Because Wondy apparently hasn’t met Canary without her blonde wig on, BC dresses down to her Dinah Lance identity and poses as a reporter to go interview Diana Prince, WW’s secret ID. But they don’t even start the Q&A before the shimmering hologram of DD shows up in Diana’s office and she shoos Dinah out. Fortunately, this is one-way communication, and it doesn’t mean that the billionaire knows where Wondy is or how she’s dressed at the moment. He says he aims to find out Paradise Island’s secret, and if she won’t tell him he’ll invade the island with an army of men and find out.

Choose your own catastrophe!

Choose your own catastrophe!

Wondy speeds to Paradise Island to protect her home, of course, and unbeknownst to her so does Black Canary, who has Batman use the JLA transporter to teleport her (and her motorcycle) directly there. Finding the island strangely deserted, Dinah wanders into the Amazon Hall of Knowledge, which (having scanned her and judged her a suitable “Amazon type” for admission) shows her everything that’s going on elsewhere.

Man, those TSA body scanners are everywhere!

Man, those TSA body scanners are everywhere!

The Amazons are on the shore already fighting off the invaders, even though Dinah hadn’t seen any sign of them outside. Diana comes to the rescue to fight them off, but in the middle of the battle, all the Amazons vanish! It turns out that Wondy had used her “mental radio” in a way she never had before, to misdirect DD’s invaders to a decoy island, not the real Paradise Island at all.

Queen Hyppolyte (who was called Hippolyta just last issue, and I’ll continue to call her that because her spelling throughout this issue is an anomaly) goes to talk to Black Canary, revealing the Amazon’s ancient secret to her because what the heck, right? They’re all gals here.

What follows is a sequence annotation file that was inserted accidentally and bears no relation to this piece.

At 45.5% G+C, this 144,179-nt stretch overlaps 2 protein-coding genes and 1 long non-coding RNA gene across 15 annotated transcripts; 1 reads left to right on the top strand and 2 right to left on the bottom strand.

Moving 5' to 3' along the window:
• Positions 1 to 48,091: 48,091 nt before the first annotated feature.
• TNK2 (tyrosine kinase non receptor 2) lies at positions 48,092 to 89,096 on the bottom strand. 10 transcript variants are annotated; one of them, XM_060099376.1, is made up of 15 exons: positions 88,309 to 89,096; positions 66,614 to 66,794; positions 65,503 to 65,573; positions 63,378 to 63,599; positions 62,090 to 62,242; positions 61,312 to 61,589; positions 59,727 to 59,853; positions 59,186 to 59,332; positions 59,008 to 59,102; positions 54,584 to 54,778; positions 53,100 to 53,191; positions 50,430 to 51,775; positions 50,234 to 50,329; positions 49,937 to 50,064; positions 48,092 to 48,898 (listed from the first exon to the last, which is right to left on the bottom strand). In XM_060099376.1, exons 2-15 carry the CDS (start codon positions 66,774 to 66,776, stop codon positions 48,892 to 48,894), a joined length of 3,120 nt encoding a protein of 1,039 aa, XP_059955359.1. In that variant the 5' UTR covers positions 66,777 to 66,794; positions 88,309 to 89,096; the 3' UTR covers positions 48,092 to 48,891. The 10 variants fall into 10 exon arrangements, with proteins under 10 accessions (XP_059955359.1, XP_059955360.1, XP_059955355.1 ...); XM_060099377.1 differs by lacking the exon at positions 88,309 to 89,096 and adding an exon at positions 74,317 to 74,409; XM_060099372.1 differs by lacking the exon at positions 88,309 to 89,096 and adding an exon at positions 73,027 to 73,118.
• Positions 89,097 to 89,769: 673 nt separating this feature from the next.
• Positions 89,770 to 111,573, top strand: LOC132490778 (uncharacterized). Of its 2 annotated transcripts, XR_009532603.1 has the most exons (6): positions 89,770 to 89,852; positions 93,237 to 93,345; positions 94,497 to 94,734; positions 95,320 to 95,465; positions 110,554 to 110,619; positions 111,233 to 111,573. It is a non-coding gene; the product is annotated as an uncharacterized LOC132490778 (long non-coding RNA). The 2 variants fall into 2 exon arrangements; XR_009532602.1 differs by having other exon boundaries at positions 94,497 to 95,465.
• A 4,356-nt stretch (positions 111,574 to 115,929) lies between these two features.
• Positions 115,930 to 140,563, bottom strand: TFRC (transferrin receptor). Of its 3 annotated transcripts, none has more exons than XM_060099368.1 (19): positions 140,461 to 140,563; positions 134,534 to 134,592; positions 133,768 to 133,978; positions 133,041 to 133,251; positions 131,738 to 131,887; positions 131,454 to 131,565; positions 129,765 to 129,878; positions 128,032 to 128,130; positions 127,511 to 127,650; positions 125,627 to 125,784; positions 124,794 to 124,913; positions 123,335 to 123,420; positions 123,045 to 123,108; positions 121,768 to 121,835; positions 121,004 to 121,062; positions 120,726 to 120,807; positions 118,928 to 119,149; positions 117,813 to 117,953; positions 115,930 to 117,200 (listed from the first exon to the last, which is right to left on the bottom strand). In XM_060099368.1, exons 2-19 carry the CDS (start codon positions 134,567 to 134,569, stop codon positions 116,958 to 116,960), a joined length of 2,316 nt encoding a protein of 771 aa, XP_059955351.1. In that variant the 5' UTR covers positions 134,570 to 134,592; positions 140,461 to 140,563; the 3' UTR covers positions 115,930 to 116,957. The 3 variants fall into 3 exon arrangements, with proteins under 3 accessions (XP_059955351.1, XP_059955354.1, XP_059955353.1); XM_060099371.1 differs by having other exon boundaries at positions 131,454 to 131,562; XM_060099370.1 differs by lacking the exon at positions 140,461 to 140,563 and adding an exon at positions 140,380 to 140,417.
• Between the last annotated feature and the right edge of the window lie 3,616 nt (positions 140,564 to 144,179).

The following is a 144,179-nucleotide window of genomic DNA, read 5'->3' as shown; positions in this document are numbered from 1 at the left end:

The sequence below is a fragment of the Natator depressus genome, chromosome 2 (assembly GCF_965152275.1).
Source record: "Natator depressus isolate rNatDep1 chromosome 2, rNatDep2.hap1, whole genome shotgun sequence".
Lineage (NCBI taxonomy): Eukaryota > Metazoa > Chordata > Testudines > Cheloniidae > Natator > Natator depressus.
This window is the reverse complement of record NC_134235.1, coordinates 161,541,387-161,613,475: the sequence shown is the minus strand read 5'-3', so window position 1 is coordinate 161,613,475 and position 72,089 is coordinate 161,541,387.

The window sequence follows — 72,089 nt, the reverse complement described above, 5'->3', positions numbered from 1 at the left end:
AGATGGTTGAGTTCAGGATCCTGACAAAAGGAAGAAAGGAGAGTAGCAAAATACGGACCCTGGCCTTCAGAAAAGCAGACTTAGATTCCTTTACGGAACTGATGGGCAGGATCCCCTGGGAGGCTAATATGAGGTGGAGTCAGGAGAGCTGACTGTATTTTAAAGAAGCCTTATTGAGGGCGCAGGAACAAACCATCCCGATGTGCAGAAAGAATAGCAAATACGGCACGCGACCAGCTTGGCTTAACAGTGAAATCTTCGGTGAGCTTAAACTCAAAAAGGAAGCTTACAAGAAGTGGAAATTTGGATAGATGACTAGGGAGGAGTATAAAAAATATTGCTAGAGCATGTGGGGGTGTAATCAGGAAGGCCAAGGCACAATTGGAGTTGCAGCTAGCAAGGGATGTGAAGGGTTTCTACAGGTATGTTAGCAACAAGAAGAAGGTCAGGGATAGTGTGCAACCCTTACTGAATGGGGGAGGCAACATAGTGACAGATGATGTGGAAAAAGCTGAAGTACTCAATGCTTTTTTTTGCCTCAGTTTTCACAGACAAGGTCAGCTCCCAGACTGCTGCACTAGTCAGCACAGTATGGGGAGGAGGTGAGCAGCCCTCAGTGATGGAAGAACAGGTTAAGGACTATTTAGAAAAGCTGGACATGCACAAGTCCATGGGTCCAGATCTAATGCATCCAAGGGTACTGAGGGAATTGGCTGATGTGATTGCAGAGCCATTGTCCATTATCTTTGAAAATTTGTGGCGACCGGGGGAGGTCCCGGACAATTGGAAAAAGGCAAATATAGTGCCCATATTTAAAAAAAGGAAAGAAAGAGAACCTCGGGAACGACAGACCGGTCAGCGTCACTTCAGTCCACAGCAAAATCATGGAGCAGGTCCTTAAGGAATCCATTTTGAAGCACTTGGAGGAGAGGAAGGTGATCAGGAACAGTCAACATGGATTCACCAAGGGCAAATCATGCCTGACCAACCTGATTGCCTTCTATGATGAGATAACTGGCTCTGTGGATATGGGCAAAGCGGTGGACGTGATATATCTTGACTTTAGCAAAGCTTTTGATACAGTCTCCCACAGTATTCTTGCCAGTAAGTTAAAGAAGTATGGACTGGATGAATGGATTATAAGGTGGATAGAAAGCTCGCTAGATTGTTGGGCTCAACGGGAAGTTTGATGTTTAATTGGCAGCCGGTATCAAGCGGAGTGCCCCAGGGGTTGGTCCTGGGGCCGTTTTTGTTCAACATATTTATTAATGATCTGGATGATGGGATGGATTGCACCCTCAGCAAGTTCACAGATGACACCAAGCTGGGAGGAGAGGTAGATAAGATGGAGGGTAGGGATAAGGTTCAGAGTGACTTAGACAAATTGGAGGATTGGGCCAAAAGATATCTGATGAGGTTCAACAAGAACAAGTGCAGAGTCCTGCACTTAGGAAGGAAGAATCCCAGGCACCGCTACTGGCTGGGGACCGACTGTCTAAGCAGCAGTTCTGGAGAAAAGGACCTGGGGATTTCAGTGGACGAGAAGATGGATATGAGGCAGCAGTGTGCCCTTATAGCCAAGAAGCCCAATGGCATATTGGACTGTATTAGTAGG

Man, that’s cold.

Man, that’s cold.

It turns out that “Aphrodite’s law” that no man set foot on the island is a little joke on the part of the goddess of love. Because the whole reason the Amazons retreated from the world of men in the first place was because Hippolyta was seduced and enslaved by Hercules, now if any man treads on Paradise Island every Amazon will fall in love with him, and they’ll all start fighting over him. That’s…well, that’s pretty sexist, really. But considering that Diana fell in love with the first man she ever saw, there’s a grain of truth to it. Mind you, this is an answer that, to the best of my knowledge, was never used again, so as Amazon lore goes it can safely be ignored except as an oddity. (And Dinah, of course, keeps this bit of information just between the ladies and doesn’t include it in her report.)

He knows the ladies go for the bad boys.

He knows the ladies go for the bad boys.

Speaking of love, it turns out the whole reason Diogenes Diamandopoulos wanted to find out this secret was to impress Wonder Woman with his prowess, because he’s hopelessly in love with her. That’s almost sweet in a pathetic and stalkery way, but…nah, actually it’s just creepy.

Next up: Another giant-sized issue packed with reprints, and a new adventure narrated by Black Canary’s boyfriend, Green Arrow!